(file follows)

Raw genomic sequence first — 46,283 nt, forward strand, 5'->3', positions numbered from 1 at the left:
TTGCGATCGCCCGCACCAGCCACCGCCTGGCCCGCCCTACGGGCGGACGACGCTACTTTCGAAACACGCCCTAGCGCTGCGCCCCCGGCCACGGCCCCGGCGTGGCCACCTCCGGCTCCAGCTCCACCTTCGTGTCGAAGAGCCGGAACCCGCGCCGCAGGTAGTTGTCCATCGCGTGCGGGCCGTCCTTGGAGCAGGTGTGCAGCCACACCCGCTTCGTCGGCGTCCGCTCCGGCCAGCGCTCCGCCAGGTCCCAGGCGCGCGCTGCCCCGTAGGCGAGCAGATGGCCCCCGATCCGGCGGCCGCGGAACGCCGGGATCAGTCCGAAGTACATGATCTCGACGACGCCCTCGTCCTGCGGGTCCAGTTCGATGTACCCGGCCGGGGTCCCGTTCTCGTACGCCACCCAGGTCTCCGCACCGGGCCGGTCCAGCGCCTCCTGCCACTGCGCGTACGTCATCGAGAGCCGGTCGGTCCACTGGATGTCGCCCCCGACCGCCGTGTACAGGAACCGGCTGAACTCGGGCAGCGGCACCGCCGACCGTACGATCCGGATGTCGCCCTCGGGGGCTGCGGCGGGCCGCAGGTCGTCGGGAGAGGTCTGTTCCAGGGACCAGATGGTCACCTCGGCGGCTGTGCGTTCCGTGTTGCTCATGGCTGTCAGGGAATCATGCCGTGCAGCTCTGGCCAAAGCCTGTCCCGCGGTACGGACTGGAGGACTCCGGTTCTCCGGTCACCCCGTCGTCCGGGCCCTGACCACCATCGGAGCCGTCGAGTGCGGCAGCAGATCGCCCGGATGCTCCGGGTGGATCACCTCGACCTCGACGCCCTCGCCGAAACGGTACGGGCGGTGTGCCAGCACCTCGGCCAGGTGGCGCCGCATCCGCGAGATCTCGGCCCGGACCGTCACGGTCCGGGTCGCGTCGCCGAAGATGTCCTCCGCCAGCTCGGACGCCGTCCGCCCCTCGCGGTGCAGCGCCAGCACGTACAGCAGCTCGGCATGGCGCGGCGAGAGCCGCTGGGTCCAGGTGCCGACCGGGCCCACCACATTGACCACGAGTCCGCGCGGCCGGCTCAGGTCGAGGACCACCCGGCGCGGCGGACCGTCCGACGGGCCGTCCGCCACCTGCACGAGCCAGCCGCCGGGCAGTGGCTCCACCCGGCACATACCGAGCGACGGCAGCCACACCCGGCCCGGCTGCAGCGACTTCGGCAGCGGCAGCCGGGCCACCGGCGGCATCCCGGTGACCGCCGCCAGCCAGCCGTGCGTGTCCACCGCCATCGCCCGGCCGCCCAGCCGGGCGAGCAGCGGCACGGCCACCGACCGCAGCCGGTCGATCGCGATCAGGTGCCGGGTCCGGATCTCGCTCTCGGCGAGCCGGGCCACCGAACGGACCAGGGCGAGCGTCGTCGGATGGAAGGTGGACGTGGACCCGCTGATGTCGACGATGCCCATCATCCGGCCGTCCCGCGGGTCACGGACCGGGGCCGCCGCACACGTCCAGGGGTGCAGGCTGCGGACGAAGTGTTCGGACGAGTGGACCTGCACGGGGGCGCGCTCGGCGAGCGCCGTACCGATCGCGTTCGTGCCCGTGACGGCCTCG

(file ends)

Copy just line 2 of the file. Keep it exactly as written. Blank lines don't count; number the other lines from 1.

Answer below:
TTGCGATCGCCCGCACCAGCCACCGCCTGGCCCGCCCTACGGGCGGACGACGCTACTTTCGAAACACGCCCTAGCGCTGCGCCCCCGGCCACGGCCCCGGCGTGGCCACCTCCGGCTCCAGCTCCACCTTCGTGTCGAAGAGCCGGAACCCGCGCCGCAGGTAGTTGTCCATCGCGTGCGGGCCGTCCTTGGAGCAGGTGTGCAGCCACACCCGCTTCGTCGGCGTCCGCTCCGGCCAGCGCTCCGCCAGGTCCCAGGCGCGCGCTGCCCCGTAGGCGAGCAGATGGCCCCCGATCCGGCGGCCGCGGAACGCCGGGATCAGTCCGAAGTACATGATCTCGACGACGCCCTCGTCCTGCGGGTCCAGTTCGATGTACCCGGCCGGGGTCCCGTTCTCGTACGCCACCCAGGTCTCCGCACCGGGCCGGTCCAGCGCCTCCTGCCACTGCGCGTACGTCATCGAGAGCCGGTCGGTCCACTGGATGTCGCCCCCGACCGCCGTGTACAGGAACCGGCTGAACTCGGGCAGCGGCACCGCCGACCGTACGATCCGGATGTCGCCCTCGGGGGCTGCGGCGGGCCGCAGGTCGTCGGGAGAGGTCTGTTCCAGGGACCAGATGGTCACCTCGGCGGCTGTGCGTTCCGTGTTGCTCATGGCTGTCAGGGAATCATGCCGTGCAGCTCTGGCCAAAGCCTGTCCCGCGGTACGGACTGGAGGACTCCGGTTCTCCGGTCACCCCGTCGTCCGGGCCCTGACCACCATCGGAGCCGTCGAGTGCGGCAGCAGATCGCCCGGATGCTCCGGGTGGATCACCTCGACCTCGACGCCCTCGCCGAAACGGTACGGGCGGTGTGCCAGCACCTCGGCCAGGTGGCGCCGCATCCGCGAGATCTCGGCCCGGACCGTCACGGTCCGGGTCGCGTCGCCGAAGATGTCCTCCGCCAGCTCGGACGCCGTCCGCCCCTCGCGGTGCAGCGCCAGCACGTACAGCAGCTCGGCATGGCGCGGCGAGAGCCGCTGGGTCCAGGTGCCGACCGGGCCCACCACATTGACCACGAGTCCGCGCGGCCGGCTCAGGTCGAGGACCACCCGGCGCGGCGGACCGTCCGACGGGCCGTCCGCCACCTGCACGAGCCAGCCGCCGGGCAGTGGCTCCACCCGGCACATACCGAGCGACGGCAGCCACACCCGGCCCGGCTGCAGCGACTTCGGCAGCGGCAGCCGGGCCACCGGCGGCATCCCGGTGACCGCCGCCAGCCAGCCGTGCGTGTCCACCGCCATCGCCCGGCCGCCCAGCCGGGCGAGCAGCGGCACGGCCACCGACCGCAGCCGGTCGATCGCGATCAGGTGCCGGGTCCGGATCTCGCTCTCGGCGAGCCGGGCCACCGAACGGACCAGGGCGAGCGTCGTCGGATGGAAGGTGGACGTGGACCCGCTGATGTCGACGATGCCCATCATCCGGCCGTCCCGCGGGTCACGGACCGGGGCCGCCGCACACGTCCAGGGGTGCAGGCTGCGGACGAAGTGTTCGGACGAGTGGACCTGCACGGGGGCGCGCTCGGCGAGCGCCGTACCGATCGCGTTCGTGCCCGTGACGGCCTCG